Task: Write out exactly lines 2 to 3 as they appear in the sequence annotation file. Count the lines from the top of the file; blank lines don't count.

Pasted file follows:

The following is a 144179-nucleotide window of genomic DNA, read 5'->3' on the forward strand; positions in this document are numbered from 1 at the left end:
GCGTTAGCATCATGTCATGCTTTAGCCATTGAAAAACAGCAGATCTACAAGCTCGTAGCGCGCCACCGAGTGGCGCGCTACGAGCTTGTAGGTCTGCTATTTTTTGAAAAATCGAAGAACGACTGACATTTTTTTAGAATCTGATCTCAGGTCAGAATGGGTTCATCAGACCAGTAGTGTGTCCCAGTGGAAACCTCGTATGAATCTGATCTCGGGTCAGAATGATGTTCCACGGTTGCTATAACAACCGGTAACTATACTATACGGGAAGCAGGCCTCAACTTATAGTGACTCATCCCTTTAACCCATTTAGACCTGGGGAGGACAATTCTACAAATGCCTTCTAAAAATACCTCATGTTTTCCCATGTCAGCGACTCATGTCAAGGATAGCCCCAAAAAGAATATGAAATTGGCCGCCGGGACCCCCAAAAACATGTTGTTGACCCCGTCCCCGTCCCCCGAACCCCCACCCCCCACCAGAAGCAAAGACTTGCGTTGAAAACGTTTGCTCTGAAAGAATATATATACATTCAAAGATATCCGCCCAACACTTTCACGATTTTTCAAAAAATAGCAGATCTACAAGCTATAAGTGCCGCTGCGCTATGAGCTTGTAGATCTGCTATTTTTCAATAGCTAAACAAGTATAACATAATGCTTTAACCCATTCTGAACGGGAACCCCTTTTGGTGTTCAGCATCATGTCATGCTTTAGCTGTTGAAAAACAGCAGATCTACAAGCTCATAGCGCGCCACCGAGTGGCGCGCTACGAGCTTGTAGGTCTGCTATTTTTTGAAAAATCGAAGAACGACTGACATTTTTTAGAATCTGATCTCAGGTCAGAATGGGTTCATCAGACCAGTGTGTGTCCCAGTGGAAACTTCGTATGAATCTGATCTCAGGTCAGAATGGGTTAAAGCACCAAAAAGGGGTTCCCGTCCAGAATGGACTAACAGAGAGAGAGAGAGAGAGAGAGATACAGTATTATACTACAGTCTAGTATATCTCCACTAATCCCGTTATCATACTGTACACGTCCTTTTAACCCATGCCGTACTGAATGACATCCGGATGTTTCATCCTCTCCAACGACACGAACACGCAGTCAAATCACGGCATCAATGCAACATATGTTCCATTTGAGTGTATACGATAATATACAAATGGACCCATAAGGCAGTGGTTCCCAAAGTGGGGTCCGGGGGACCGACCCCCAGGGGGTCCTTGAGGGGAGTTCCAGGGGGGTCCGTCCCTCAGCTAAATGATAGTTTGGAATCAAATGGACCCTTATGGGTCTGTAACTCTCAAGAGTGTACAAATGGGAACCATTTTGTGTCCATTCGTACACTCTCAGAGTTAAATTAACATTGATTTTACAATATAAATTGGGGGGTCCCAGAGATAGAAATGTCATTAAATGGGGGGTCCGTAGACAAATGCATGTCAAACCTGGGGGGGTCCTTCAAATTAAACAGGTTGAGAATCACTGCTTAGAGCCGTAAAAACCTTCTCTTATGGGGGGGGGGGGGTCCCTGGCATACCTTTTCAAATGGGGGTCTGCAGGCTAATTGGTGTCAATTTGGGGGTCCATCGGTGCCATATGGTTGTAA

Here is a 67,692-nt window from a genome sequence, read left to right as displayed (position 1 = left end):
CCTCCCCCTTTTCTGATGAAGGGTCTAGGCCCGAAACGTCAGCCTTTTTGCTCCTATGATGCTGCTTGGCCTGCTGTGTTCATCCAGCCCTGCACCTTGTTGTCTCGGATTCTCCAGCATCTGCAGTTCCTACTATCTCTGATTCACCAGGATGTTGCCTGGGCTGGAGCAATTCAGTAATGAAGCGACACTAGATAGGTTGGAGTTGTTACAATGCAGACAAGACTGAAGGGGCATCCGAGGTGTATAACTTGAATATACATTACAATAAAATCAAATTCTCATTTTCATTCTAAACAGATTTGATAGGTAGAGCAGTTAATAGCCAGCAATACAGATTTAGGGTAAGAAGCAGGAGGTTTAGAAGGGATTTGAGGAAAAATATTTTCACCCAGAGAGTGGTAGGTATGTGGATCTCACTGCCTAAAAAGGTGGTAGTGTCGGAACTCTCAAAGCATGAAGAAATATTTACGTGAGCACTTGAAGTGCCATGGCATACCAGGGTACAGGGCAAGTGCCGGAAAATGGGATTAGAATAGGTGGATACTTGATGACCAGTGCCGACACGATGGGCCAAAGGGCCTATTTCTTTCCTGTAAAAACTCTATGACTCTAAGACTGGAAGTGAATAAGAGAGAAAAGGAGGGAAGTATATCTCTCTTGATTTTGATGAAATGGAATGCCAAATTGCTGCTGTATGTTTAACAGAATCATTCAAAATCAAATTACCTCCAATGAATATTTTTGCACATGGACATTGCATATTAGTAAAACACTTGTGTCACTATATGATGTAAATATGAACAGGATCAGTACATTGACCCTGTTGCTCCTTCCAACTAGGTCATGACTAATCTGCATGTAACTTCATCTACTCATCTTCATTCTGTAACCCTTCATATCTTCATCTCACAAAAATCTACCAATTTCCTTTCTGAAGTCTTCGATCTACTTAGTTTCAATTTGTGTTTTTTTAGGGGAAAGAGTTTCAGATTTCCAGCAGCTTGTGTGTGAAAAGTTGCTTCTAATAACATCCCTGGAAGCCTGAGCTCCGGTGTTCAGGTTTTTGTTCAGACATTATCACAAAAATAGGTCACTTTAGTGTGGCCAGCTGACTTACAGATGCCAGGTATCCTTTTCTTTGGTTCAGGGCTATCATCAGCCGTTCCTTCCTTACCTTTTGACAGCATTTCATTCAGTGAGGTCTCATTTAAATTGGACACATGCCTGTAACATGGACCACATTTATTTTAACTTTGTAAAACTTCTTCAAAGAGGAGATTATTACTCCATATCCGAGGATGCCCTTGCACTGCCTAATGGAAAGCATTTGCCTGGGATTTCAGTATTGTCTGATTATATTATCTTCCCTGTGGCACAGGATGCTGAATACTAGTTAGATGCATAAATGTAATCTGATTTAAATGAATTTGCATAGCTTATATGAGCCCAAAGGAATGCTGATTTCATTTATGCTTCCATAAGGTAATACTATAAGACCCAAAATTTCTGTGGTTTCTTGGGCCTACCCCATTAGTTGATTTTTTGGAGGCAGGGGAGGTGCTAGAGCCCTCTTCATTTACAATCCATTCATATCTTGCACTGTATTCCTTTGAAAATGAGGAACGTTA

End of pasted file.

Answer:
GCGTTAGCATCATGTCATGCTTTAGCCATTGAAAAACAGCAGATCTACAAGCTCGTAGCGCGCCACCGAGTGGCGCGCTACGAGCTTGTAGGTCTGCTATTTTTTGAAAAATCGAAGAACGACTGACATTTTTTTAGAATCTGATCTCAGGTCAGAATGGGTTCATCAGACCAGTAGTGTGTCCCAGTGGAAACCTCGTATGAATCTGATCTCGGGTCAGAATGATGTTCCACGGTTGCTATAACAACCGGTAACTATACTATACGGGAAGCAGGCCTCAACTTATAGTGACTCATCCCTTTAACCCATTTAGACCTGGGGAGGACAATTCTACAAATGCCTTCTAAAAATACCTCATGTTTTCCCATGTCAGCGACTCATGTCAAGGATAGCCCCAAAAAGAATATGAAATTGGCCGCCGGGACCCCCAAAAACATGTTGTTGACCCCGTCCCCGTCCCCCGAACCCCCACCCCCCACCAGAAGCAAAGACTTGCGTTGAAAACGTTTGCTCTGAAAGAATATATATACATTCAAAGATATCCGCCCAACACTTTCACGATTTTTCAAAAAATAGCAGATCTACAAGCTATAAGTGCCGCTGCGCTATGAGCTTGTAGATCTGCTATTTTTCAATAGCTAAACAAGTATAACATAATGCTTTAACCCATTCTGAACGGGAACCCCTTTTGGTGTTCAGCATCATGTCATGCTTTAGCTGTTGAAAAACAGCAGATCTACAAGCTCATAGCGCGCCACCGAGTGGCGCGCTACGAGCTTGTAGGTCTGCTATTTTTTGAAAAATCGAAGAACGACTGACATTTTTTAGAATCTGATCTCAGGTCAGAATGGGTTCATCAGACCAGTGTGTGTCCCAGTGGAAACTTCGTATGAATCTGATCTCAGGTCAGAATGGGTTAAAGCACCAAAAAGGGGTTCCCGTCCAGAATGGACTAACAGAGAGAGAGAGAGAGAGAGAGATACAGTATTATACTACAGTCTAGTATATCTCCACTAATCCCGTTATCATACTGTACACGTCCTTTTAACCCATGCCGTACTGAATGACATCCGGATGTTTCATCCTCTCCAACGACACGAACACGCAGTCAAATCACGGCATCAATGCAACATATGTTCCATTTGAGTGTATACGATAATATACAAATGGACCCATAAGGCAGTGGTTCCCAAAGTGGGGTCCGGGGGACCGACCCCCAGGGGGTCCTTGAGGGGAGTTCCAGGGGGGTCCGTCCCTCAGCTAAATGATAGTTTGGAATCAAATGGACCCTTATGGGTCTGTAACTCTCAAGAGTGTACAAATGGGAACCATTTTGTGTCCATTCGTACACTCTCAGAGTTAAATTAACATTGATTTTACAATATAAATTGGGGGGTCCCAGAGATAGAAATGTCATTAAATGGGGGGTCCGTAGACAAATGCATGTCAAACCTGGGGGGGTCCTTCAAATTAAACAGGTTGAGAATCACTGCTTAGAGCCGTAAAAACCTTCTCTTATGGGGGGGGGGGGGTCCCTGGCATACCTTTTCAAATGGGGGTCTGCAGGCTAATTGGTGTCAATTTGGGGGTCCATCGGTGCCATATGGTTGTAA

Here is a 67,692-nt window from a genome sequence, read left to right as displayed (position 1 = left end):